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The modeling itself was pretty basic. The props started as box models from planes and were then finessed and smoothed out as necessary.  For most items, I added a lattice deform at the very end to stylize them and adjust their shape. I tried my best not to go overboard on poly count since many of the pieces were very small on screen, although with personal projects I don’t worry too much.  As a rule of thumb, I try to keep my geometry and textures reasonable while retaining as much quality as possible.  

Once I had a roster of objects, dressing up the scene was really fun! It's very time consuming making so many models, but scattering them around your environment is incredibly rewarding, and instantly brings the room to life. One thing I did as I placed props was to create material instances for plastic, metals, etc. to apply to duplicated objects. Specific examples of these are the scissors, whisks, cutlery, pots, pans, etc.  This way I could have a few sets of the same object throughout the area without it being glaringly obvious. Modularity is essential in environment art, and adjusting colour and scale helped me use my library to its full potential.

Tiling Textures in Substance Designer

This scene consists of five main tiling textures (combined with material instances for variation). In Substance Designer, I created a floor tile, wall tile, hardwood, and two generic metals (one rough and one shiny). These were combined with PBR shaders made straight in Unreal, and some custom 0-1 maps for props and appliances.

For the floor tiles, it's a pretty simple setup. The first stage is always the height map.  Initially, I used a tile sampler with some additional warp and slope blur to create the main shape for my tiles. Once this mask was created I used a Flood Fill node to isolate all the individual islands.  This way I could use Flood Fill to Gradient to start chipping away at the edges of the tiles. To get these chips, I used a Histogram Scan to isolate part of the gradient itself, which I blended overtop a Flood Fill to Random Grayscale. I continued to layer these chips in different directions to get wear and tear around most of the tiles. It's a pretty subtle blend since I didn't want the tiles to be too chipped and decrepit; just enough for it to appear like natural wear and tear.  After this, I layered a few clouds noises just to add some subtle steps within the tiles themselves. This was plugged into a Normal node and that's really all it took to get that map!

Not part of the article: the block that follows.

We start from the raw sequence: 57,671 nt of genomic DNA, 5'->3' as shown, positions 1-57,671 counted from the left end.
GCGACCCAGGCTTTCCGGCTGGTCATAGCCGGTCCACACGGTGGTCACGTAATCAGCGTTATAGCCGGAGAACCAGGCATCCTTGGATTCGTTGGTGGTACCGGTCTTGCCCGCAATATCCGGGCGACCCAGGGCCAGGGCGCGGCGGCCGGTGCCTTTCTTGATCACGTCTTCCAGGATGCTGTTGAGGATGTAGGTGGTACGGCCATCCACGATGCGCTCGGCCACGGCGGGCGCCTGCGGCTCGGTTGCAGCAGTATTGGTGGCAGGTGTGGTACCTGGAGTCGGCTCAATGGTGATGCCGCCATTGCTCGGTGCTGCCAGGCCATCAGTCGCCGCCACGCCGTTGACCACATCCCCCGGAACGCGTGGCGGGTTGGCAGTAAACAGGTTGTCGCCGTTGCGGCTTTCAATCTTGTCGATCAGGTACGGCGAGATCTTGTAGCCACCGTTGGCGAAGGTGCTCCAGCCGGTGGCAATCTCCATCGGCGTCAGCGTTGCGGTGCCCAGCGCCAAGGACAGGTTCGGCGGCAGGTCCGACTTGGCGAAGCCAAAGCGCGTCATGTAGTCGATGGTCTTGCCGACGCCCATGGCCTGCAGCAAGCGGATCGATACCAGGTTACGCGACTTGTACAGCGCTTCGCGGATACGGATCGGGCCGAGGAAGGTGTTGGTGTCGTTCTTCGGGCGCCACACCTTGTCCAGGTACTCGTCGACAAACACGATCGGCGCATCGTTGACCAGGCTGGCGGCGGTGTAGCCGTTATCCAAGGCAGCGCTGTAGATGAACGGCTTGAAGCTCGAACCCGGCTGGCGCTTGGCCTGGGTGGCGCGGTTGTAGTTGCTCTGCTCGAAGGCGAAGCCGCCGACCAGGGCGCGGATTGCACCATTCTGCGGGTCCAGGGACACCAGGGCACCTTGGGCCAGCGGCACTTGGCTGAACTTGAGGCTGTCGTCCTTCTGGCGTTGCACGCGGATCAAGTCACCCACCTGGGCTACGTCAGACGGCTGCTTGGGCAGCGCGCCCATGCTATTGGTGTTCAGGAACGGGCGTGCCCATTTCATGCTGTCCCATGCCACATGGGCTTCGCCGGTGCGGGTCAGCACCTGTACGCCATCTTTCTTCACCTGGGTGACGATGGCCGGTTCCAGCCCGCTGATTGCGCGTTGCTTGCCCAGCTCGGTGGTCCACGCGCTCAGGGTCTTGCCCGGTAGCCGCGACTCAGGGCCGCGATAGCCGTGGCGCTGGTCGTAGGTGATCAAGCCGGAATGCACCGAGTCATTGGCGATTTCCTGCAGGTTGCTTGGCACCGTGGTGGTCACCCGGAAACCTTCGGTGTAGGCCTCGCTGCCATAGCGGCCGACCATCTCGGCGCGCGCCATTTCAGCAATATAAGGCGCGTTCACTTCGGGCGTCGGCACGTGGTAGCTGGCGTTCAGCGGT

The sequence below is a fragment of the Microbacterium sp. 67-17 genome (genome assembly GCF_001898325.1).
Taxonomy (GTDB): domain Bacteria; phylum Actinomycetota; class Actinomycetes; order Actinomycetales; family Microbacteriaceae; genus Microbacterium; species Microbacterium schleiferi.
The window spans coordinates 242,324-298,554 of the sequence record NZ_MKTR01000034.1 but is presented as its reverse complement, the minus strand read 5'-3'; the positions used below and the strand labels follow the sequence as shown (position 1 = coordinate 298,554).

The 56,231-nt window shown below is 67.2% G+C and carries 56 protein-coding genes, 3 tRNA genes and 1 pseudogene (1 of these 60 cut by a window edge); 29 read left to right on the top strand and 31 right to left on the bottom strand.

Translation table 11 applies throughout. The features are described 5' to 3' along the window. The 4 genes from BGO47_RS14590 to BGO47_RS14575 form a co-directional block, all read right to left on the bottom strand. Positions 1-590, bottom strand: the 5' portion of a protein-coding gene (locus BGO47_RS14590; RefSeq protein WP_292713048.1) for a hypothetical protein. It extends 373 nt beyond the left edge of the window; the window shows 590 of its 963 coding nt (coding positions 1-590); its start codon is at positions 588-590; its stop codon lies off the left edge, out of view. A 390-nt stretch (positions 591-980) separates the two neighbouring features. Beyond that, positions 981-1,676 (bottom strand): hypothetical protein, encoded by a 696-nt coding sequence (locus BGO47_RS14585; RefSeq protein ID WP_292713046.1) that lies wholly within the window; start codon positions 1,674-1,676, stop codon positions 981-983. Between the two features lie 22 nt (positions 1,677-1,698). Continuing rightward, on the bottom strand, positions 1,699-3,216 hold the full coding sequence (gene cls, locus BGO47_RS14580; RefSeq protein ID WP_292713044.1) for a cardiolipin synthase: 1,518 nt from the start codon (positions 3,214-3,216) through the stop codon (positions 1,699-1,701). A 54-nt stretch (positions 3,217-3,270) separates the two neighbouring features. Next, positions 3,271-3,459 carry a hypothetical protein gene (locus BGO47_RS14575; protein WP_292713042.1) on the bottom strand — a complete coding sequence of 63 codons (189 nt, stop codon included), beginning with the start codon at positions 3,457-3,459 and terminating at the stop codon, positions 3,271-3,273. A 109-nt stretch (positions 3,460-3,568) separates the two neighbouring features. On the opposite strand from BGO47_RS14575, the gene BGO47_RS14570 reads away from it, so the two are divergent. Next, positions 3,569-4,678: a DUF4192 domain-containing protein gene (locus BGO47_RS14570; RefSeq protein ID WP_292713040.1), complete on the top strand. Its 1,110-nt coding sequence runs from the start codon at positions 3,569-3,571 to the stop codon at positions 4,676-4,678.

For roughness, I always build up broad variation by blending different clouds or Perlin noises together on low opacities. Then later when I have some masks to work with that suit the texture I’m creating I’ll blend that overtop everything. I wanted them glossy on the surface and rough where the grout would be, so roughness for this Substance was fairly standard overall.

For the Albedo map, I started with a combination of gradient maps from my initial tile sampler. After this, I used masks to add the grunge from earlier in the graph (particularly the clouds I blended overtop after adding the chips/damage on the edges).  I also love to throw a strong curvature/curvature smooth on top.  I tend to over-exaggerate this, but since I wanted some stylization in this scene I think it worked out well.  The final steps were creating some large water damage masks, which lightened the albedo in specific areas (this was also added to the roughness map to make it look matte/dry). Generally, Albedos come together quickly since I already have most of the masks I need. It’s just a matter of adding subtle differences between the tiles to break up the repetition.

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When working with environments, I love using Substance Designer because you can recycle and share nodes between graphs so easily.  This has really improved my workflow, and now when I create scenes I am constantly switching between Designer and Unreal. Subtle changes to colour, roughness, tiling, etc. are quick to adjust, which helps tremendously with the iterative process. Substance can seem a little daunting at first but when you get the hang of the node structure it makes a massive difference to your pipeline.